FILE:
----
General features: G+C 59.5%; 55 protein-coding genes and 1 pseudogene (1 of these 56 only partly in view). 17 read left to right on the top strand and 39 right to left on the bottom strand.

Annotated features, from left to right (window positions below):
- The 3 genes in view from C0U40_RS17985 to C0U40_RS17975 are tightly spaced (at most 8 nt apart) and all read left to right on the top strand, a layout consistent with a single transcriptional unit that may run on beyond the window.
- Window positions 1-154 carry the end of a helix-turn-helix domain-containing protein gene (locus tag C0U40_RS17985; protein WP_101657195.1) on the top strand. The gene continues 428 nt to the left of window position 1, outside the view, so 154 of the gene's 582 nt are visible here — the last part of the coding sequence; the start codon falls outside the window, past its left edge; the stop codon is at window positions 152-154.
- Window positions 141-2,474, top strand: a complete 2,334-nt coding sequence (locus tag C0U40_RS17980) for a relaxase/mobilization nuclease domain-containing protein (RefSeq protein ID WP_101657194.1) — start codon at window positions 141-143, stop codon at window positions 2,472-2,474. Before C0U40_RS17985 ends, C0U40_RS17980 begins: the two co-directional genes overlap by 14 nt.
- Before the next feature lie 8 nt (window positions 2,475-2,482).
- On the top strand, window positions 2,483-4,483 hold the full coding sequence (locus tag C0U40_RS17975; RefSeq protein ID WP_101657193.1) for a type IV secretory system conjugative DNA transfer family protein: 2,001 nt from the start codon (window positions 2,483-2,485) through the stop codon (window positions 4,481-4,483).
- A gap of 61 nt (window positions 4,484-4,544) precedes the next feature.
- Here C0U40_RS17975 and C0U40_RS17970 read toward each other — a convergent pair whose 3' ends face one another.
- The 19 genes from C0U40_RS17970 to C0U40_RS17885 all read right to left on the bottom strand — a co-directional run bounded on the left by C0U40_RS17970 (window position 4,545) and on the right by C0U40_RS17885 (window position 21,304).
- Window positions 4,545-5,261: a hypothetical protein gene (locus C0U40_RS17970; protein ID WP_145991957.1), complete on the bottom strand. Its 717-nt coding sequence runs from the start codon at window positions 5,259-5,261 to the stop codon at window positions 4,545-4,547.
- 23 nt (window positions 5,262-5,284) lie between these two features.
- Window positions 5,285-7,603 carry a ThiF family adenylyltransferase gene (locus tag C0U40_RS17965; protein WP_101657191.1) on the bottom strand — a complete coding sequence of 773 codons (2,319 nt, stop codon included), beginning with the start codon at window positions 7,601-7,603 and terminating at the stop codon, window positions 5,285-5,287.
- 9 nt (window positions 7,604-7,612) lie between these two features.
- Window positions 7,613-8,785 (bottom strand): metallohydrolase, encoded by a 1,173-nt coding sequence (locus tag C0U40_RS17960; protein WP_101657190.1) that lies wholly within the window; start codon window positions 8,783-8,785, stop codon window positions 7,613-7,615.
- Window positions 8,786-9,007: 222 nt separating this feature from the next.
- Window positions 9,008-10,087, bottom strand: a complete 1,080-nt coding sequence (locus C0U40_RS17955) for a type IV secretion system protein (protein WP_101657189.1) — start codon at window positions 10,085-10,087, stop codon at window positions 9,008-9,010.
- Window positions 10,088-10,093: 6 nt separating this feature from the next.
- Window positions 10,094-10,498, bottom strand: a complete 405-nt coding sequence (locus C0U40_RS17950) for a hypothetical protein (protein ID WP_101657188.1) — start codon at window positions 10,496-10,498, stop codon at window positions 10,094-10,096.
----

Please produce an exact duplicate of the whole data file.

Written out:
General features: G+C 59.5%; 55 protein-coding genes and 1 pseudogene (1 of these 56 only partly in view). 17 read left to right on the top strand and 39 right to left on the bottom strand.

Annotated features, from left to right (window positions below):
- The 3 genes in view from C0U40_RS17985 to C0U40_RS17975 are tightly spaced (at most 8 nt apart) and all read left to right on the top strand, a layout consistent with a single transcriptional unit that may run on beyond the window.
- Window positions 1-154 carry the end of a helix-turn-helix domain-containing protein gene (locus tag C0U40_RS17985; protein WP_101657195.1) on the top strand. The gene continues 428 nt to the left of window position 1, outside the view, so 154 of the gene's 582 nt are visible here — the last part of the coding sequence; the start codon falls outside the window, past its left edge; the stop codon is at window positions 152-154.
- Window positions 141-2,474, top strand: a complete 2,334-nt coding sequence (locus tag C0U40_RS17980) for a relaxase/mobilization nuclease domain-containing protein (RefSeq protein ID WP_101657194.1) — start codon at window positions 141-143, stop codon at window positions 2,472-2,474. Before C0U40_RS17985 ends, C0U40_RS17980 begins: the two co-directional genes overlap by 14 nt.
- Before the next feature lie 8 nt (window positions 2,475-2,482).
- On the top strand, window positions 2,483-4,483 hold the full coding sequence (locus tag C0U40_RS17975; RefSeq protein ID WP_101657193.1) for a type IV secretory system conjugative DNA transfer family protein: 2,001 nt from the start codon (window positions 2,483-2,485) through the stop codon (window positions 4,481-4,483).
- A gap of 61 nt (window positions 4,484-4,544) precedes the next feature.
- Here C0U40_RS17975 and C0U40_RS17970 read toward each other — a convergent pair whose 3' ends face one another.
- The 19 genes from C0U40_RS17970 to C0U40_RS17885 all read right to left on the bottom strand — a co-directional run bounded on the left by C0U40_RS17970 (window position 4,545) and on the right by C0U40_RS17885 (window position 21,304).
- Window positions 4,545-5,261: a hypothetical protein gene (locus C0U40_RS17970; protein ID WP_145991957.1), complete on the bottom strand. Its 717-nt coding sequence runs from the start codon at window positions 5,259-5,261 to the stop codon at window positions 4,545-4,547.
- 23 nt (window positions 5,262-5,284) lie between these two features.
- Window positions 5,285-7,603 carry a ThiF family adenylyltransferase gene (locus tag C0U40_RS17965; protein WP_101657191.1) on the bottom strand — a complete coding sequence of 773 codons (2,319 nt, stop codon included), beginning with the start codon at window positions 7,601-7,603 and terminating at the stop codon, window positions 5,285-5,287.
- 9 nt (window positions 7,604-7,612) lie between these two features.
- Window positions 7,613-8,785 (bottom strand): metallohydrolase, encoded by a 1,173-nt coding sequence (locus tag C0U40_RS17960; protein WP_101657190.1) that lies wholly within the window; start codon window positions 8,783-8,785, stop codon window positions 7,613-7,615.
- Window positions 8,786-9,007: 222 nt separating this feature from the next.
- Window positions 9,008-10,087, bottom strand: a complete 1,080-nt coding sequence (locus C0U40_RS17955) for a type IV secretion system protein (protein WP_101657189.1) — start codon at window positions 10,085-10,087, stop codon at window positions 9,008-9,010.
- Window positions 10,088-10,093: 6 nt separating this feature from the next.
- Window positions 10,094-10,498, bottom strand: a complete 405-nt coding sequence (locus C0U40_RS17950) for a hypothetical protein (protein ID WP_101657188.1) — start codon at window positions 10,496-10,498, stop codon at window positions 10,094-10,096.